It's the British rating system. In the French system, it would get a -12 at most, probably not even that -- although I haven't seen the other episodes yet. Obviously the American rating would just be "R" from what I have seen.
Standing in line at the bank where of course we were all being subjected to the high-mounted tv sets, I fell into conversation with my line neighbor. She pointed out, quite accurately, that there are no quality dramas, police procedurals, etc. on Mexican tv. Because of cable, she was aware of there being such things on US tv. That's a very real comparison.
So here I am reading about the comparisons between American/British/French series while in the midst of watching Homicide: Life on the Street, which is always compared to The Wire. Because I loved The Wire so much, I was keenly aware of "the contest" when I began watching Homicide. In this situation, at least, I think there is no comparison because they're both so excellent in their separate ways.
Guess what I'm trying to say is that good is good and Kerouac is quite right about the grass always seeming greener. Also, to take one particularly good example and hold it up as being typical of a country's television standards isn't very accurate. For every great series we can think of from our respective countries, we can think of something else that makes us cringe.
You are braver than I, Thill. You too, Kerouac. I just didn't think I could deal with Biutiful.
Casimira, I've only watched five (I think) episodes of Homicide so far and am totally, completely hooked. Recently watched the episode Three Men and Adena, which is one of the most remarkable feats of writing and acting I've ever seen, certainly on tv.
At the risk of having a TV Guide hurled at me, I have to say that I think The Wire was better than Homicide: Life on the Street, the show that gave rise to The Wire. Homicide was excellent, but The Wire was less mannered, thus more gripping.
Does anyone here remember a series called "Callan" [I'm looking at Patrick and Mossie here]. 1970s It had Edward Woodward as a MI6 operative and Russell Hunter as "Lonely", a homeless and unwashed informer as Callan's assistant. Anthony Valentine played the part of Toby Mears, another operative, jealous of Callan's status in the secret department.
Filmed in grainy B&W it was a grim reminder that the Cold War was full on. At times MI6 had to eliminate enemy operatives so Callan would arrange 'an accident'
In one series he is captured by KGB agents and subjected to torture and drugs to get him to name other agents. He is exchanged back to UK and becomes the Department leader. Next series shows he is too damaged, so it's back to the field.
With such a good cast and excellent writing, this series would interest this generation as well as it did mine.
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I'd like to watch The Wire but I don't do streaming. The reviews on Amazon.com frequently mention the bad quality of the discs. The reviews for the region 2 discs from Amazon,co.uk don't mention quality problems. Has anyone tried the region 2 discs?
Boston Legal is as wonderful now as it was on the first go round. I'd forgotten the fast pace, the unexplained tidbits, the absurdity.
In all fairness regarding The Wire, I don't think I gave it that much due diligence. I think I may have had difficulty being objective because I started hearing about The Wire not that long after Homicide was cancelled and I was really, really disappointed(more like in the depths of despair). I did give it a go but never really connected to it. Maybe I'll try again at some point.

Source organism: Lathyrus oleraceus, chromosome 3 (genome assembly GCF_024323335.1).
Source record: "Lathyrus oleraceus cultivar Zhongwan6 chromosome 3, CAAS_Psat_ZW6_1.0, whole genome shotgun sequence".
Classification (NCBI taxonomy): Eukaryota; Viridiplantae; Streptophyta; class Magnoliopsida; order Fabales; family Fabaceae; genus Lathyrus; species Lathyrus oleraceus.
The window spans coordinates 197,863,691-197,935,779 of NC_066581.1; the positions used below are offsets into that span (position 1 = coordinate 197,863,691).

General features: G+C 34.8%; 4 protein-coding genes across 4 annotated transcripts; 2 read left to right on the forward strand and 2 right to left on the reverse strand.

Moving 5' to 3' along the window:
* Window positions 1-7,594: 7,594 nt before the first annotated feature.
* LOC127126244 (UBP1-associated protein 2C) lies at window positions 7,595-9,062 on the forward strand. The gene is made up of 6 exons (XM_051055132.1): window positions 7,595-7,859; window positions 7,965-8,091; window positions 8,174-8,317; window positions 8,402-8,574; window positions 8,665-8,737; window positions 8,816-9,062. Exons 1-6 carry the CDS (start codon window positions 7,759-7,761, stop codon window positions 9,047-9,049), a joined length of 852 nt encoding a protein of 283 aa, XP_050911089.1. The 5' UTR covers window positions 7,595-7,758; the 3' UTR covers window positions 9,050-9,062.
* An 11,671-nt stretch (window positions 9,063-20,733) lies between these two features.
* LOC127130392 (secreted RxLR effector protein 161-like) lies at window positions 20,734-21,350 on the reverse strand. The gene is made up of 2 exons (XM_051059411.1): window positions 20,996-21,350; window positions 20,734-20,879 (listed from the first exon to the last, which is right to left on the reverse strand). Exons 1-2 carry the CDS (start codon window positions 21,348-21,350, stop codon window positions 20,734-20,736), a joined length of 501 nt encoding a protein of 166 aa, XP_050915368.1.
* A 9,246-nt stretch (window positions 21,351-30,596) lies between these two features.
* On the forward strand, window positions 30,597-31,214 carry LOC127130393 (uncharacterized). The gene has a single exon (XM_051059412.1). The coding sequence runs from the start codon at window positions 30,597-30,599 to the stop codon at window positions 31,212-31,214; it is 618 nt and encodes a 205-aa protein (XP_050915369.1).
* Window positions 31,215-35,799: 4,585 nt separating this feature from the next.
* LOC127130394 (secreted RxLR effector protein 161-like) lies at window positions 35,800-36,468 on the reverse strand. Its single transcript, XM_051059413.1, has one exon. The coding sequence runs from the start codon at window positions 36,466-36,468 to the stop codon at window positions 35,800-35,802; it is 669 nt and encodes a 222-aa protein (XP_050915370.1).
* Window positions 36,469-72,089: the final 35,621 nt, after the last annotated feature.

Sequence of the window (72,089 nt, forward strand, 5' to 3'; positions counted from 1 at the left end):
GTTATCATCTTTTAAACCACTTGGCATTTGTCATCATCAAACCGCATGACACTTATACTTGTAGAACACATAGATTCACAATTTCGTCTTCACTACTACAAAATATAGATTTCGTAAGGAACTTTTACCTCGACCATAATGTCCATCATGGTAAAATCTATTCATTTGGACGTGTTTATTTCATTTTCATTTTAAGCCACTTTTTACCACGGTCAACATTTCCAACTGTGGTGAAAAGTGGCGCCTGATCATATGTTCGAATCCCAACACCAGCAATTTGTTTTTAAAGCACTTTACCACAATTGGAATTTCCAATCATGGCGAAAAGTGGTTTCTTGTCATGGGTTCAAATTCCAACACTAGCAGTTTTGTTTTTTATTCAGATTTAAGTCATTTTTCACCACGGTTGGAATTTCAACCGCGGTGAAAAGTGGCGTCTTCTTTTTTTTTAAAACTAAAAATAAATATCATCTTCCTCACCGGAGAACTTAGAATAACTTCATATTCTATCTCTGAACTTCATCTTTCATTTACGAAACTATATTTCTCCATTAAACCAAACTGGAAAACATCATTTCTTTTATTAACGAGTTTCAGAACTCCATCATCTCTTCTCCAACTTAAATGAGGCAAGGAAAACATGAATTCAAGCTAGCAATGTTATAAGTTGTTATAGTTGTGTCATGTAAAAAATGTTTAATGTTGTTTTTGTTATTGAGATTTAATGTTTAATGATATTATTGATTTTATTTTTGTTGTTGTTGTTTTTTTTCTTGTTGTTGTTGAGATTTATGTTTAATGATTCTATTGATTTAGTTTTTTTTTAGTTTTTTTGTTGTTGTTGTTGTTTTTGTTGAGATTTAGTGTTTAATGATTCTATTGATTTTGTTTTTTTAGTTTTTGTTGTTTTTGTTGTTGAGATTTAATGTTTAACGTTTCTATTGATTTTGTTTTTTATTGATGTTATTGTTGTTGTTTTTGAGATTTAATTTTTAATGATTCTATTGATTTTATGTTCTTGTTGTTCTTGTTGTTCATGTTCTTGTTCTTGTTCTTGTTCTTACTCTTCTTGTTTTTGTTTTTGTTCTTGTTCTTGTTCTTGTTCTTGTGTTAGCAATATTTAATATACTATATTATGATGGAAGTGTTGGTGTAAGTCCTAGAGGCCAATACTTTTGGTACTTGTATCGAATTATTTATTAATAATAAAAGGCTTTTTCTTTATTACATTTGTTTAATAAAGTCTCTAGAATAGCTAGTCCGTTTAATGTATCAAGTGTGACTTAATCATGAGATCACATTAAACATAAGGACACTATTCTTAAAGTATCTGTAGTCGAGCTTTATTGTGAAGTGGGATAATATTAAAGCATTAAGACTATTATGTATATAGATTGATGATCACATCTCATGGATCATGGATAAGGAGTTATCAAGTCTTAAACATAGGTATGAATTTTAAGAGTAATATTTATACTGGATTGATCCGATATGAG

The Sopranos, nah.
(I am pleased to see that some of the actors from Homicide have moved along in future endeavors. Melissa Leo in particular, a national treasure, recently starred in the movie Novitiate and was brilliant for lack of a better word. I've seen Kyle Secor and Andre Braugher in some productions but not in major roles. Pity. If you liked Leo in Treme Kimby, you will love her in Homicide although, one can see that she really hadn't come into her own quite yet. Confidence and the like are evident. Of course the role and the writing do make a huge difference. (Melissa Leo's role in Treme is based on someone I know (as were several of the main characters) so there were some obstacles in being objective).
I was compelled to watch London Spy through to the end immediately because I absolutely needed to know what was going to happen, particularly after Charlotte Rampling came on the scene. What really impressed me after having seen so many spy dramas with James Bond, Jason Bourne and various others is that this was the very first time that the incredible secret that had to be suppressed was really of incredible importance to the extent that every secret service in the world would need every trace of it to be destroyed, so I must give a big bravo to the writer for coming up with such an idea.
As for the (British) -18 rating, actually it was only the very first episode that could be considered to qualify for that. The action and visuals in the other episodes were really quite tame, except for the intense stress.
Casinira said "If you liked Leo in Treme Kimby, you will love her in Homicide although, one can see that she really hadn't come into her own quite yet. Confidence and the like are evident. Of course the role and the writing do make a huge difference.”
Thanks for the input. Homicide is waiting for pickup at the library today! Two whole seasons! And perfect(ly awful) weather to “waste” time on TV viewing.
Also, I note that Mr. Kimby has added Big Little Lies to his list, so I will get to see the last 3/4 of the last episode after re-watching the first 6 1/4 episodes with him.....in a year or so when we can get it from the library on DVD.